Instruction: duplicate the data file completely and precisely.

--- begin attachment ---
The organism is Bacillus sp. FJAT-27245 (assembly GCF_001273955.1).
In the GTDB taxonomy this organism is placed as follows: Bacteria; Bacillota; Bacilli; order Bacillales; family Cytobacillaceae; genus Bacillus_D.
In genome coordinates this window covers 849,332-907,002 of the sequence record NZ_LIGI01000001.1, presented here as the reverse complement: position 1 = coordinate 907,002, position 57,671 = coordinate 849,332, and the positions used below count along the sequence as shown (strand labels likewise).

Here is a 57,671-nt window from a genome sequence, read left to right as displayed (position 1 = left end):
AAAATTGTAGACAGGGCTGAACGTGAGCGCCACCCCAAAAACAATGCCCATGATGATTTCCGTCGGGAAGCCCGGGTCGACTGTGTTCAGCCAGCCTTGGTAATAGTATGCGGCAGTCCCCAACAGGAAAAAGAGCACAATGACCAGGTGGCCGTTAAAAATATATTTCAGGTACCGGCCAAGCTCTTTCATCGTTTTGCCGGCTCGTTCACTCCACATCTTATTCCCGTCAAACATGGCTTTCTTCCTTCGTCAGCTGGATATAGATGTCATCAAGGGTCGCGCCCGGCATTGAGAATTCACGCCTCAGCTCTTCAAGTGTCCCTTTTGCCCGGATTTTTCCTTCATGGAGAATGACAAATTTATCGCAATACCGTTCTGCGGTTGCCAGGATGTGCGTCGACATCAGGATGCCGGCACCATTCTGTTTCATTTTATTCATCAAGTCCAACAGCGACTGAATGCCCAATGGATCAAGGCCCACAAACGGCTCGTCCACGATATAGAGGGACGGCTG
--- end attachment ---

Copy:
The organism is Bacillus sp. FJAT-27245 (assembly GCF_001273955.1).
In the GTDB taxonomy this organism is placed as follows: Bacteria; Bacillota; Bacilli; order Bacillales; family Cytobacillaceae; genus Bacillus_D.
In genome coordinates this window covers 849,332-907,002 of the sequence record NZ_LIGI01000001.1, presented here as the reverse complement: position 1 = coordinate 907,002, position 57,671 = coordinate 849,332, and the positions used below count along the sequence as shown (strand labels likewise).

Here is a 57,671-nt window from a genome sequence, read left to right as displayed (position 1 = left end):
AAAATTGTAGACAGGGCTGAACGTGAGCGCCACCCCAAAAACAATGCCCATGATGATTTCCGTCGGGAAGCCCGGGTCGACTGTGTTCAGCCAGCCTTGGTAATAGTATGCGGCAGTCCCCAACAGGAAAAAGAGCACAATGACCAGGTGGCCGTTAAAAATATATTTCAGGTACCGGCCAAGCTCTTTCATCGTTTTGCCGGCTCGTTCACTCCACATCTTATTCCCGTCAAACATGGCTTTCTTCCTTCGTCAGCTGGATATAGATGTCATCAAGGGTCGCGCCCGGCATTGAGAATTCACGCCTCAGCTCTTCAAGTGTCCCTTTTGCCCGGATTTTTCCTTCATGGAGAATGACAAATTTATCGCAATACCGTTCTGCGGTTGCCAGGATGTGCGTCGACATCAGGATGCCGGCACCATTCTGTTTCATTTTATTCATCAAGTCCAACAGCGACTGAATGCCCAATGGATCAAGGCCCACAAACGGCTCGTCCACGATATAGAGGGACGGCTG